I usually limit my writing to international relations rather than discuss domestic politics. However, I found the election results quite interesting when viewed through the lens of intelligence studies and the international system. The fact that the Romney campaign appeared to be legitimately surprised by the outcome reveals important patterns about the use and non-use of intelligence for those seeking to understand international relations and policy more generally. In what follows, I operate under the assumption that the Romney Campaign was indeed confident they would win the election, and through a combination of psychological and organizational mechanisms left themselves vulnerable to surprise on election night. It is entirely possible that in time, new materials will come out that show the campaign to have been more reserved and cautious internally than currently believed, and I will also acknowledge that without blinding self-confidence, few candidates would even consider, must less endure a presidential campaign in the first place.
In the immediate run up to the election and its aftermath, the leading story was about Nate Silver, prediction markets, unskewed polls, and pundits that went with their guts only to conclude that no one knew anything.
Interestingly, the work of Silver, prediction markets, and others looking to keep score on the accuracy of different predictions and the analysts and pundits that made them may be the least relevant to serious thinking about policy and politics. My problem with Silver and prediction in general has nothing to do with accuracy but purpose. Simply put, policy makers and campaigns are looking to change the world so forecasts and predictions disconnected from causal narratives run counter to their needs–Silver, prediction markets, and other pollsters all seek to provide a snapshot of the electorate in order to characterize its current state (polling) and likely future (prediction, forecast), while the campaigns are seeking to change the state of the electorate through their actions in order to influence voter behavior and the electorate in general. Thus, assessments that state Obama has a 20% or 80% change of winning reelection are of very limited relevance to the informational needs of the campaigns—which are searching for information regarding how to mobilize and influence voters, frame issues, etc. When election predictions are seen through the lens of intelligence, the difficulties they pose become clear. As Doug MacEachin noted:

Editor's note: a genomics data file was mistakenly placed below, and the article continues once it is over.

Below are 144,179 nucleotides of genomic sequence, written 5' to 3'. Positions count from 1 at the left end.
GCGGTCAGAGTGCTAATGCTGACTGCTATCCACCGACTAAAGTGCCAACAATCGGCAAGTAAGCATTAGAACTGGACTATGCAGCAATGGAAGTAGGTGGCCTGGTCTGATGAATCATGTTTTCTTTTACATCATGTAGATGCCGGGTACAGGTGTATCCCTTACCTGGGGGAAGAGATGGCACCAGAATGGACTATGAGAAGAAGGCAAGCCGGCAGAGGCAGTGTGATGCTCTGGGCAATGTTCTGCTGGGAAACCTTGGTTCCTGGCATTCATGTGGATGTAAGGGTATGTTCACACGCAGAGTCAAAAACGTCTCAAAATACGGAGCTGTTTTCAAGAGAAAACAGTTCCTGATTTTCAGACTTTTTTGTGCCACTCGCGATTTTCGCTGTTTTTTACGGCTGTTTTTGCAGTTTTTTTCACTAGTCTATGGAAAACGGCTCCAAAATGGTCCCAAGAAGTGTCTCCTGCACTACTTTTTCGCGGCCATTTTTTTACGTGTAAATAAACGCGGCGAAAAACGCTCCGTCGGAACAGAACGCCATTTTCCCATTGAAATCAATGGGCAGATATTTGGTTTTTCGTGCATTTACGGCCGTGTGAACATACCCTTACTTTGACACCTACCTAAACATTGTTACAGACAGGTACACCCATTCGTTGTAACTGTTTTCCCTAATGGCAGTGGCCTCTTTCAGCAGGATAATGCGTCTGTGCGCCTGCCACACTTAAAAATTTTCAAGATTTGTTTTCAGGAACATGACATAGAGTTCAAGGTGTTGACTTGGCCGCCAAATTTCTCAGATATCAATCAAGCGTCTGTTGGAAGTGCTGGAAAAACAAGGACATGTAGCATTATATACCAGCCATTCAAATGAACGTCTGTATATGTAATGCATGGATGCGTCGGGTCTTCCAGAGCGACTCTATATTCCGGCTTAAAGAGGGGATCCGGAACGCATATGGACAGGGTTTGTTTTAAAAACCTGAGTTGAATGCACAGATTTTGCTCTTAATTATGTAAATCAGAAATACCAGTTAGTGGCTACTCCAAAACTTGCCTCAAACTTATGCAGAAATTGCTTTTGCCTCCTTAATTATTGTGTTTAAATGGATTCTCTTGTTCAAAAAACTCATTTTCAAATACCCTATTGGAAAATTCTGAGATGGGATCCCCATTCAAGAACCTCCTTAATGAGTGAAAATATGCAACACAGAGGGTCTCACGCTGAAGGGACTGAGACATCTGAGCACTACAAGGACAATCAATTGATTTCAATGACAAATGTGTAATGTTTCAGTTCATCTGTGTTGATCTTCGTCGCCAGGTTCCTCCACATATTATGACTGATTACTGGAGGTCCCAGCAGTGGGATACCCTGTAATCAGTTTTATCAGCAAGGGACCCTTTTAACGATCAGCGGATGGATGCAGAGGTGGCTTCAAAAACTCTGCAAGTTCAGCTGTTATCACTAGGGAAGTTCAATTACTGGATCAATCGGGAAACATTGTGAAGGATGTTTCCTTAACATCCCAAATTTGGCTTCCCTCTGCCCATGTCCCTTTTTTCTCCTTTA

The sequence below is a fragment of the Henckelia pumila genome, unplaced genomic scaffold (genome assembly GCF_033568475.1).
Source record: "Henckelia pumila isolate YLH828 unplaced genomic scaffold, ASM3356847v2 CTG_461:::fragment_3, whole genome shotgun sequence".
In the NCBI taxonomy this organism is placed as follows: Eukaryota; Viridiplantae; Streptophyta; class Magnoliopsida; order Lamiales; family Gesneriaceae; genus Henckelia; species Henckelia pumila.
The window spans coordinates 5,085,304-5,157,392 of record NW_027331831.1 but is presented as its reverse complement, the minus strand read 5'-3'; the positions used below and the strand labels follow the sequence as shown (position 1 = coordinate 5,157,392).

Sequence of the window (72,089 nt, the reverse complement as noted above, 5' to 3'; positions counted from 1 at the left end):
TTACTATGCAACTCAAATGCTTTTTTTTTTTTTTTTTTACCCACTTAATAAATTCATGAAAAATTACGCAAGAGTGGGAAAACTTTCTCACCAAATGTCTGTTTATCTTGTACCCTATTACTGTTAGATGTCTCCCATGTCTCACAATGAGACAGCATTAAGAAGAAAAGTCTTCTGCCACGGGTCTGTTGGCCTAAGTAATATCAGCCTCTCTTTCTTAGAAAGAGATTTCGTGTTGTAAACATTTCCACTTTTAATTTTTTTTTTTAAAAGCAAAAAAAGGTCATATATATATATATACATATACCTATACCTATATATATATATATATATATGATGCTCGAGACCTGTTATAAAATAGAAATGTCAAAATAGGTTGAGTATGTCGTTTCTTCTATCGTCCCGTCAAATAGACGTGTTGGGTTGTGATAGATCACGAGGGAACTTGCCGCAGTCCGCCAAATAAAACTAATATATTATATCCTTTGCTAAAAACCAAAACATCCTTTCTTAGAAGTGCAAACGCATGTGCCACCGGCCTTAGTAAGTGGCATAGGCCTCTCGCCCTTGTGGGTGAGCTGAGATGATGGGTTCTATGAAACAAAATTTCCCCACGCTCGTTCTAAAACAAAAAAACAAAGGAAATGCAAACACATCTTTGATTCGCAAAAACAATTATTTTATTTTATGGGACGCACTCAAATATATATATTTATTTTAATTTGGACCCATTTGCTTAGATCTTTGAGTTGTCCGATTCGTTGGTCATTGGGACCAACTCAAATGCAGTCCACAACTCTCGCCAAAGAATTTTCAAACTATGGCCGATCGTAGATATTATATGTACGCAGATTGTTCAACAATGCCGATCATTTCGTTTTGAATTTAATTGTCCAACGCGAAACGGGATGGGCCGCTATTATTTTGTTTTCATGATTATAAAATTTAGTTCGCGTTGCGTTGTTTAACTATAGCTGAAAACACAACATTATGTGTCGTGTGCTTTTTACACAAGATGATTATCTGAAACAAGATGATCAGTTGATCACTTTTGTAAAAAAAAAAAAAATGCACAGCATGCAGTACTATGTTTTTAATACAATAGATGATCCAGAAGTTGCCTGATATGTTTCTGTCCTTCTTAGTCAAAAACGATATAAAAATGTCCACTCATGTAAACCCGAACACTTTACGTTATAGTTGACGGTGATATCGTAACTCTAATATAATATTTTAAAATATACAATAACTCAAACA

Experience has forcefully demonstrated that however much policymakers may differ on political philosophy, they react much the same to intelligence reports that run contrary to their expectations or hopes. Unhappy responses from consumers are a natural part of the intelligence territory. No policy official likes to see intelligence that suggests things are going badly for the policy, any more than a coach likes to hear a prediction that he will lose the game. But the job of a football scout is not to turn in a prediction of the score, but to give the coach information useful in formulating a game plan. The same applies to intelligence analysis. (Douglas J. MacEachin, “The Tradecraft of Analysis,” in Roy Godson, Ernest R. May, and Gary Schmitt, eds., Intelligence at the Crossroads, Brassey’s, 1995, p. 75)
If intelligence analysts are like team scouts, then election forecasters are like Las Vegas bookies seeking to handicap the Super Bowl. In the former, predictions of the game’s final score are not relevant, while in the latter it is paramount.
The irrelevance of predictions, then were matched by the behavior of campaigns, pollsters, consultants, and the media engaged in a self-reinforcing loop of self-deception indicative of so many intelligence failures (although it may be more accurate for failures of this kind to be called policy failures). Here, at least five factors were evident that combined to create a mindset that encouraged personal, organizational, and institutional failure.